In the end Fault goes with the rapier. It turns out that a fire bandit knife does slightly less bleed damage than a normal bandit knife and it seems a shame to mess with the weapon’s gimmick. Of course, neglecting to upgrade it means we won’t use it as often which means we won’t see the bleed effect anyways but, meh, decision making is hard.

With our shiny new +1 Fire Rapier in hand we go to tackle the first non-tutorial boss which, of course, absolutely destroys Fault over a dozen times in a row despite the fact that I’m doing a better job at dodging his attacks and exploiting his openings than ever before. Tune in next time to find out why.

Let’s Illustrate Dark Souls 3 Part 4: Second Hand Swords

Last time Fault made it through the tutorial area and reached Firelink Shrine. That means she can now activate the shrine’s main bonfire and use it to teleport to the first area of the game proper: The High Wall.

Once again, areas that my non-gimmick character effortlessly cleaved through require a ton of hard work as a thief. It’s not just that Fault’s armor is weak, her shield also only blocks 60% of incoming damage. That means that even if I block an attack I still take a beating that my low health can’t handle. As a result I have to rely almost entirely on dodging and the occasional parry. And while DS3 has really boosted the power of the dodge roll compared to the previous two games it’s still nerve racking and dangerous to not have a great shield to fall back on.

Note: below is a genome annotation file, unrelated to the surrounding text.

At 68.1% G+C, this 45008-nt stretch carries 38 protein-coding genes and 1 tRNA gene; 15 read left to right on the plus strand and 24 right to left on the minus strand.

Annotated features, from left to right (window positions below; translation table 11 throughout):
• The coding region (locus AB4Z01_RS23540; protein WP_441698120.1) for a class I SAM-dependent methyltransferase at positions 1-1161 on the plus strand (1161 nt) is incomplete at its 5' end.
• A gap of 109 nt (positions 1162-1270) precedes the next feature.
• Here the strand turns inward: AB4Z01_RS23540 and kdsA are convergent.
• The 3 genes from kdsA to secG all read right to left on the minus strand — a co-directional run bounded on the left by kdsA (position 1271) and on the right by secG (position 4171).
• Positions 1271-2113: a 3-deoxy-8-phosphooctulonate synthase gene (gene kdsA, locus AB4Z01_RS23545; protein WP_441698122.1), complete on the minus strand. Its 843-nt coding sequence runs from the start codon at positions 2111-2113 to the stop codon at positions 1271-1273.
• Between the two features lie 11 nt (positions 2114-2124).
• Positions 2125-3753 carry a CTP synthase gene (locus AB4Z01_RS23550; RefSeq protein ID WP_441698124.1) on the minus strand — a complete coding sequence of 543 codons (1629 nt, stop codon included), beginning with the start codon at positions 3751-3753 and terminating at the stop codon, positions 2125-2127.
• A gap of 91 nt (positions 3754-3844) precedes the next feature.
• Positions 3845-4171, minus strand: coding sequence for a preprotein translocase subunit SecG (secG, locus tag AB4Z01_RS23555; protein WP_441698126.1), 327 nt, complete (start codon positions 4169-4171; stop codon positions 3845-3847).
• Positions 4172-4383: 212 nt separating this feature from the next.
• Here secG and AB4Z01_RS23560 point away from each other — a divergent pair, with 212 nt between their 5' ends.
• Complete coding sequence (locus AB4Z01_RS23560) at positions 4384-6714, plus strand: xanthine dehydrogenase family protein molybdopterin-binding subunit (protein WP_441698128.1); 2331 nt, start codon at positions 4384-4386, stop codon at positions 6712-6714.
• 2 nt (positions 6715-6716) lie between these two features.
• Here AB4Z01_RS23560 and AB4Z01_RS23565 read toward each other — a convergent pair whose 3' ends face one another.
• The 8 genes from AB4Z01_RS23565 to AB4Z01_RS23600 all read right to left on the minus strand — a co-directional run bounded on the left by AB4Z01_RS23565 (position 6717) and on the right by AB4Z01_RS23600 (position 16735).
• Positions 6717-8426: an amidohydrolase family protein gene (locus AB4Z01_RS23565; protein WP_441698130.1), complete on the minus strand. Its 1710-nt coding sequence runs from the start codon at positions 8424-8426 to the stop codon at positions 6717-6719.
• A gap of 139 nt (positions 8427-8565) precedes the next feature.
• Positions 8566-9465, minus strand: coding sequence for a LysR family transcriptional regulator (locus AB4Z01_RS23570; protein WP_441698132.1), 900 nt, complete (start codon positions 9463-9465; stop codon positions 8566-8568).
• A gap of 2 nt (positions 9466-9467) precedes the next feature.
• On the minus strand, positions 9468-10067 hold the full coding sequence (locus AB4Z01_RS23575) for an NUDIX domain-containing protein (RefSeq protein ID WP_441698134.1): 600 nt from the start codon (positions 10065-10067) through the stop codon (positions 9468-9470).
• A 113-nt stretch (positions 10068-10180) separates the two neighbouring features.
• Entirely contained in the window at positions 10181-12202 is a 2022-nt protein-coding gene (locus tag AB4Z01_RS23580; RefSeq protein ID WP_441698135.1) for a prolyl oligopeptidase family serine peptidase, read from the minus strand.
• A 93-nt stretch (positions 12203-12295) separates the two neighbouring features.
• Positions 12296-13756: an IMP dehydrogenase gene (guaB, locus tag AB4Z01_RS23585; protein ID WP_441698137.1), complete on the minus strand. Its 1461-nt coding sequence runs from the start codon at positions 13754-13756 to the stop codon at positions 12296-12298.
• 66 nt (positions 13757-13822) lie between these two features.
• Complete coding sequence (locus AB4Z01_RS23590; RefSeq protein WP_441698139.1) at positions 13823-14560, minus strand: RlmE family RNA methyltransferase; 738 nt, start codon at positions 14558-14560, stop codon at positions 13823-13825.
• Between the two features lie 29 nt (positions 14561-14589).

Now a normal thief build would solve this problem by dumping three points into strength so they could wield a decent shield. Especially since those strength points would also give them access to more and better weapons.

But Fault is a Luck Knight and is dozens of levels away from being allowed to touch her base stats. So no shields for us!

It’s not all bad knew though. Fault manages to corpse rob herself a rapier that she can actually wield using nothing other than her base stats! She also picks up a handful of titanite and still has her fire stone starting gift burning a hole in her pocket (pun intended) all of which means it’s time to go the blacksmith for some much needed upgrades.